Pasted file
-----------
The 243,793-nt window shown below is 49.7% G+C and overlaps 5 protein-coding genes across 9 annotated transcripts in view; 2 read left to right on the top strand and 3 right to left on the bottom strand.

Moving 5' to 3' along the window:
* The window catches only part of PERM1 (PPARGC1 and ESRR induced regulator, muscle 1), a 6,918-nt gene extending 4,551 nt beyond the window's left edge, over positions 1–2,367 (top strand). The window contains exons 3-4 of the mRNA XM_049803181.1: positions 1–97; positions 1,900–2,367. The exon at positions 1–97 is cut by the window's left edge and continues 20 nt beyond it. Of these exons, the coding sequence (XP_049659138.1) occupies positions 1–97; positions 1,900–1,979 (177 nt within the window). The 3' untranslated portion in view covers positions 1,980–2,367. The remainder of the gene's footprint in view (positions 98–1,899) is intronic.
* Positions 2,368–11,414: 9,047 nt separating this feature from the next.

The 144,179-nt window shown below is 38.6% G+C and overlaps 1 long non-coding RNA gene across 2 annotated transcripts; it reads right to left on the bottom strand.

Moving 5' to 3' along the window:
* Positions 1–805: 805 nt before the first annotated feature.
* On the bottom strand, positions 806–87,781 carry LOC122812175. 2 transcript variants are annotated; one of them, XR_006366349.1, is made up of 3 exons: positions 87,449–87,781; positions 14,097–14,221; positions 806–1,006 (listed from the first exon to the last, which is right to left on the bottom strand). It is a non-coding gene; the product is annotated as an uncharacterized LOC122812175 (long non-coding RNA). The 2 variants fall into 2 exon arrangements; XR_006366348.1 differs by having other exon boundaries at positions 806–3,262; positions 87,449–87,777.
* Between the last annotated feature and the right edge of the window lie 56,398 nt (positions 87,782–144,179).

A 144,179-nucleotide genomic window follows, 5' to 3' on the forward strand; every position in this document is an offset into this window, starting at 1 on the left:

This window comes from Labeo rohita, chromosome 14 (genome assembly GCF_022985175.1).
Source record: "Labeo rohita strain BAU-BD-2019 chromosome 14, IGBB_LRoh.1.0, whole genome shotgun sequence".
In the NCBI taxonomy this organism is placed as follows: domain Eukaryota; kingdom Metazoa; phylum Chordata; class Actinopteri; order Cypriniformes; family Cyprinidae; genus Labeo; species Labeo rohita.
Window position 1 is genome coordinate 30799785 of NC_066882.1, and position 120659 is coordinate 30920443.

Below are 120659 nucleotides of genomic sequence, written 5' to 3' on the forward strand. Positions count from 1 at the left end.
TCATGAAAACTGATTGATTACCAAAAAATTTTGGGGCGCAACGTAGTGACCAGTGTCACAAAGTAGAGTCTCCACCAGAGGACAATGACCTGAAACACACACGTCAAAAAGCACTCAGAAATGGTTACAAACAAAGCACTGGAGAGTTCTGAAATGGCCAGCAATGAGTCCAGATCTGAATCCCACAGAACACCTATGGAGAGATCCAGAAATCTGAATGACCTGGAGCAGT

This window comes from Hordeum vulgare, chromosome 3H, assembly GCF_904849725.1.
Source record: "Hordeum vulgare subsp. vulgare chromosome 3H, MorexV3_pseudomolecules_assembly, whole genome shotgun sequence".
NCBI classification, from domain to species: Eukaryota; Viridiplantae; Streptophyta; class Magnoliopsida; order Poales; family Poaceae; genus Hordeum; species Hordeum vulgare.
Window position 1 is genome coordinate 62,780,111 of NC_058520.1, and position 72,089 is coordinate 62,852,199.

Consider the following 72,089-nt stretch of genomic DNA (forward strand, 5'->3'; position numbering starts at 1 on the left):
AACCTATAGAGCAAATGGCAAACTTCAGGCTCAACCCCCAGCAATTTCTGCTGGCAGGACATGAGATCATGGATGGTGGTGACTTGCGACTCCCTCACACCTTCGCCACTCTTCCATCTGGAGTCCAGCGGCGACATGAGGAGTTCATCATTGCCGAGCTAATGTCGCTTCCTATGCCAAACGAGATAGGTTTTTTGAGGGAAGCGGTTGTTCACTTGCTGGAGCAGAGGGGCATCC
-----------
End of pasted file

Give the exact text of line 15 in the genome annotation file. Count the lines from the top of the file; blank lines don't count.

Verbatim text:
Below are 120659 nucleotides of genomic sequence, written 5' to 3' on the forward strand. Positions count from 1 at the left end.